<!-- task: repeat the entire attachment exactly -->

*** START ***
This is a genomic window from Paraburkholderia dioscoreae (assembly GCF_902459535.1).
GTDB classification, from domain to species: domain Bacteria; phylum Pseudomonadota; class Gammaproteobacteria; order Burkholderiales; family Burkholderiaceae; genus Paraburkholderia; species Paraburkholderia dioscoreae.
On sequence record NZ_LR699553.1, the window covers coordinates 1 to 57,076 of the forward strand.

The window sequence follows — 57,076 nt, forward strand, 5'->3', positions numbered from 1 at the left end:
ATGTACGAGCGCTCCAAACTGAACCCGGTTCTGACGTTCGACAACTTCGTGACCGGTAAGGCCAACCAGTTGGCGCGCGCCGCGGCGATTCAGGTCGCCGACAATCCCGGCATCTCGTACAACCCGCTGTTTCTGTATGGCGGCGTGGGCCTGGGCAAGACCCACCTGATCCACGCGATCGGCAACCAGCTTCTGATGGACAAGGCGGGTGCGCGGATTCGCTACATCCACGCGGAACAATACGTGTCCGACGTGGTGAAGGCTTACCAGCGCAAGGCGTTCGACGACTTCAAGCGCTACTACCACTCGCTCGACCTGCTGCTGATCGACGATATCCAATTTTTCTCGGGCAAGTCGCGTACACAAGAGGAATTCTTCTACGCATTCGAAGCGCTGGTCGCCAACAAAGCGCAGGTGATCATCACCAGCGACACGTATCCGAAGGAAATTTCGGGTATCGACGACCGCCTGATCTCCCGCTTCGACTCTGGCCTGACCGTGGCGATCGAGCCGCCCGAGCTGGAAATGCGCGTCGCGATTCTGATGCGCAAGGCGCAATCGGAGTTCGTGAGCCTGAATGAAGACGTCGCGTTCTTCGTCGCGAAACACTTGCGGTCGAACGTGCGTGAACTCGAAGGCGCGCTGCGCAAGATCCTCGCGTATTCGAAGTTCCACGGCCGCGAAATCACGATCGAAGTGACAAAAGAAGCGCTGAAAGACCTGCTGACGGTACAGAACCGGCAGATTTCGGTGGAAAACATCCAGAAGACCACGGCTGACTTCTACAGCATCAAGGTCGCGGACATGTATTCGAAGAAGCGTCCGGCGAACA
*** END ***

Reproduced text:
This is a genomic window from Paraburkholderia dioscoreae (assembly GCF_902459535.1).
GTDB classification, from domain to species: domain Bacteria; phylum Pseudomonadota; class Gammaproteobacteria; order Burkholderiales; family Burkholderiaceae; genus Paraburkholderia; species Paraburkholderia dioscoreae.
On sequence record NZ_LR699553.1, the window covers coordinates 1 to 57,076 of the forward strand.

The window sequence follows — 57,076 nt, forward strand, 5'->3', positions numbered from 1 at the left end:
ATGTACGAGCGCTCCAAACTGAACCCGGTTCTGACGTTCGACAACTTCGTGACCGGTAAGGCCAACCAGTTGGCGCGCGCCGCGGCGATTCAGGTCGCCGACAATCCCGGCATCTCGTACAACCCGCTGTTTCTGTATGGCGGCGTGGGCCTGGGCAAGACCCACCTGATCCACGCGATCGGCAACCAGCTTCTGATGGACAAGGCGGGTGCGCGGATTCGCTACATCCACGCGGAACAATACGTGTCCGACGTGGTGAAGGCTTACCAGCGCAAGGCGTTCGACGACTTCAAGCGCTACTACCACTCGCTCGACCTGCTGCTGATCGACGATATCCAATTTTTCTCGGGCAAGTCGCGTACACAAGAGGAATTCTTCTACGCATTCGAAGCGCTGGTCGCCAACAAAGCGCAGGTGATCATCACCAGCGACACGTATCCGAAGGAAATTTCGGGTATCGACGACCGCCTGATCTCCCGCTTCGACTCTGGCCTGACCGTGGCGATCGAGCCGCCCGAGCTGGAAATGCGCGTCGCGATTCTGATGCGCAAGGCGCAATCGGAGTTCGTGAGCCTGAATGAAGACGTCGCGTTCTTCGTCGCGAAACACTTGCGGTCGAACGTGCGTGAACTCGAAGGCGCGCTGCGCAAGATCCTCGCGTATTCGAAGTTCCACGGCCGCGAAATCACGATCGAAGTGACAAAAGAAGCGCTGAAAGACCTGCTGACGGTACAGAACCGGCAGATTTCGGTGGAAAACATCCAGAAGACCACGGCTGACTTCTACAGCATCAAGGTCGCGGACATGTATTCGAAGAAGCGTCCGGCGAACA